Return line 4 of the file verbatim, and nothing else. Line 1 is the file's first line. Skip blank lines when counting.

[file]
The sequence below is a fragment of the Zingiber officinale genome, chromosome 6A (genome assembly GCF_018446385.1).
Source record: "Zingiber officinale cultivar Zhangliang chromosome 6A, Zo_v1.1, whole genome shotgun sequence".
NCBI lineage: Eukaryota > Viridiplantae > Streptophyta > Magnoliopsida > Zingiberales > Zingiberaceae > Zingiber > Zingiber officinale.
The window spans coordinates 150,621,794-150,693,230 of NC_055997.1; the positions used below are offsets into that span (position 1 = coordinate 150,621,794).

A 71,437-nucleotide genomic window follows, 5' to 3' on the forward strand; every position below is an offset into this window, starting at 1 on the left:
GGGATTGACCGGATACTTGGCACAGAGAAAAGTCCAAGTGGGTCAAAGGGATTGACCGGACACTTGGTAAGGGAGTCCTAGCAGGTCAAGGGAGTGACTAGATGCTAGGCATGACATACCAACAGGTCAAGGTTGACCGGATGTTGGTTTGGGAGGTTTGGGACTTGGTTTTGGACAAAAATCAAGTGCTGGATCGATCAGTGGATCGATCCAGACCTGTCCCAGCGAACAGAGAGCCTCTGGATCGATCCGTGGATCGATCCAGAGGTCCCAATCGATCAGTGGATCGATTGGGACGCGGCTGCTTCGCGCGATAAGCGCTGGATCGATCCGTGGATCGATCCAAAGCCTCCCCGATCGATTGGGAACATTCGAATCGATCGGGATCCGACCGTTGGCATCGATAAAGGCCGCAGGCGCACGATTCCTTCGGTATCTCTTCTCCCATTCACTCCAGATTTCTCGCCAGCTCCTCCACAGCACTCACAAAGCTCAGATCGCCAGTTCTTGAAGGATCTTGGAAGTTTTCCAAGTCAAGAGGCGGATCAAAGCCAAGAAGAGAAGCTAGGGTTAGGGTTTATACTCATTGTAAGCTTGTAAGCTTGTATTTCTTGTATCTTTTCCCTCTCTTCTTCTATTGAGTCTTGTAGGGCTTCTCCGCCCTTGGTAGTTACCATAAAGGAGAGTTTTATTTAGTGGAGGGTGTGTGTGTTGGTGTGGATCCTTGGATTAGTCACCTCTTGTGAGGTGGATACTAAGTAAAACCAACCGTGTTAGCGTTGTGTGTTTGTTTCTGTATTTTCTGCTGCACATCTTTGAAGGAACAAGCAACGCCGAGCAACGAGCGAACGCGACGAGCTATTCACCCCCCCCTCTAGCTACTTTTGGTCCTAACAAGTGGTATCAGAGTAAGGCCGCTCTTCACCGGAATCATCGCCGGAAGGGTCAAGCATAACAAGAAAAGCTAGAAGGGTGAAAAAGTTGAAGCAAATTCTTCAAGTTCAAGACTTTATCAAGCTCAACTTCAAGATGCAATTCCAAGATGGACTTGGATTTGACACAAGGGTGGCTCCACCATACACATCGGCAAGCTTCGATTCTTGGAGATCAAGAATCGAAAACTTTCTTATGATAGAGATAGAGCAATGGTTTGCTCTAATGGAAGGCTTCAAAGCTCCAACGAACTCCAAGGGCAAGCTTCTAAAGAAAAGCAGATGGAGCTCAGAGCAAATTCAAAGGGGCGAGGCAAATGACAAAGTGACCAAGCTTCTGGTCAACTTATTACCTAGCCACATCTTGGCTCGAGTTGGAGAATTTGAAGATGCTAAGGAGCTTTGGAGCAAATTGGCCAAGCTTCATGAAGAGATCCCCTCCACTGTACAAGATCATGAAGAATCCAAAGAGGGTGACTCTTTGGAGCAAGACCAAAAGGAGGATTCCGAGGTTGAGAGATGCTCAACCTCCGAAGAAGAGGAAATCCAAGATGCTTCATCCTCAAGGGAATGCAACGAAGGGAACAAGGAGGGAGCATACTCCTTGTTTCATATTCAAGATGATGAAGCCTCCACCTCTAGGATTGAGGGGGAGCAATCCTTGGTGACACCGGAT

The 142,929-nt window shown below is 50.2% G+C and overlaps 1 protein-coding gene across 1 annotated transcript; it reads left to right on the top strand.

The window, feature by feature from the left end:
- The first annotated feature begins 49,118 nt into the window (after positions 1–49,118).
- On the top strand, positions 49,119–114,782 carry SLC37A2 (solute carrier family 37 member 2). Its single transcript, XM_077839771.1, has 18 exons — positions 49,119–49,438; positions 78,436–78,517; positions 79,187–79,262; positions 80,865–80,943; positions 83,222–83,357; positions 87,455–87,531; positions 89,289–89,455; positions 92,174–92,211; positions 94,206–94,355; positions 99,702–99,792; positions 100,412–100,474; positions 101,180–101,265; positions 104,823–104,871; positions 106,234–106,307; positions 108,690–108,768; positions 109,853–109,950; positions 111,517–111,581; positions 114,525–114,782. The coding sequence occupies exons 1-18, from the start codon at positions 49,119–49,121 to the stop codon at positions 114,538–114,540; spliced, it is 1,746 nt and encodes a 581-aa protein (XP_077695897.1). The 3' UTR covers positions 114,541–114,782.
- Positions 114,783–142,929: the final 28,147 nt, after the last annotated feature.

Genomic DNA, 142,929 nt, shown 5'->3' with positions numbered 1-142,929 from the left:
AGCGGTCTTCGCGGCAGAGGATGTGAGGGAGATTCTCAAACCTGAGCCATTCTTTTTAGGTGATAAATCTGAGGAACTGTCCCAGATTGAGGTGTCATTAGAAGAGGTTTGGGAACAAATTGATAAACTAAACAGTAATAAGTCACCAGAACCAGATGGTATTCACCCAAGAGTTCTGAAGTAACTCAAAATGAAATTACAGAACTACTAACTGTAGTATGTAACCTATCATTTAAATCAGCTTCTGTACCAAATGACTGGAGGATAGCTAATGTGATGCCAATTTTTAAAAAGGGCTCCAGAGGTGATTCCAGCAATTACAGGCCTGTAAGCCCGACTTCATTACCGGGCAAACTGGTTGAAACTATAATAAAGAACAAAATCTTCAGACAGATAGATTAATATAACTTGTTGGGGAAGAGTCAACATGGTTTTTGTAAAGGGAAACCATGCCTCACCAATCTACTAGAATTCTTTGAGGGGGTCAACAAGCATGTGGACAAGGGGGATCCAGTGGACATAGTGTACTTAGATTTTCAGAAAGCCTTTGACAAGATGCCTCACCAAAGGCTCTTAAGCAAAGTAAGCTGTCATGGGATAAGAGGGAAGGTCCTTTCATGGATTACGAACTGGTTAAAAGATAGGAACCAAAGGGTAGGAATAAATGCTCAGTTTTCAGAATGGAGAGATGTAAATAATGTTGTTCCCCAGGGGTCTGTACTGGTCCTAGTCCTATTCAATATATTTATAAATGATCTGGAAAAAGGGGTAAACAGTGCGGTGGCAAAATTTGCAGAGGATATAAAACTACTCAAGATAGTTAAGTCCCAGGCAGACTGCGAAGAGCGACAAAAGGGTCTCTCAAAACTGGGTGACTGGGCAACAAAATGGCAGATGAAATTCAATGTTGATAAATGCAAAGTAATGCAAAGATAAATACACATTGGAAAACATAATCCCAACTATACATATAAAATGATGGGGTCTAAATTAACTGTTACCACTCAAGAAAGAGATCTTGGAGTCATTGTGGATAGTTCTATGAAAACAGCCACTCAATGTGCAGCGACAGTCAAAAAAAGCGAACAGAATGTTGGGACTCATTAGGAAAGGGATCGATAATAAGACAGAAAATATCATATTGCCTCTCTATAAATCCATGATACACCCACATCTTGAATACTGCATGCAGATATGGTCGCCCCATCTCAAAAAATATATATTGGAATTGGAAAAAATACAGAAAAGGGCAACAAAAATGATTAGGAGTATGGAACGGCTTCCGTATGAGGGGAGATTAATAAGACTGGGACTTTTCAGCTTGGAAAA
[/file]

The window spans coordinates 150,621,794-150,693,230 of NC_055997.1; the positions used below are offsets into that span (position 1 = coordinate 150,621,794).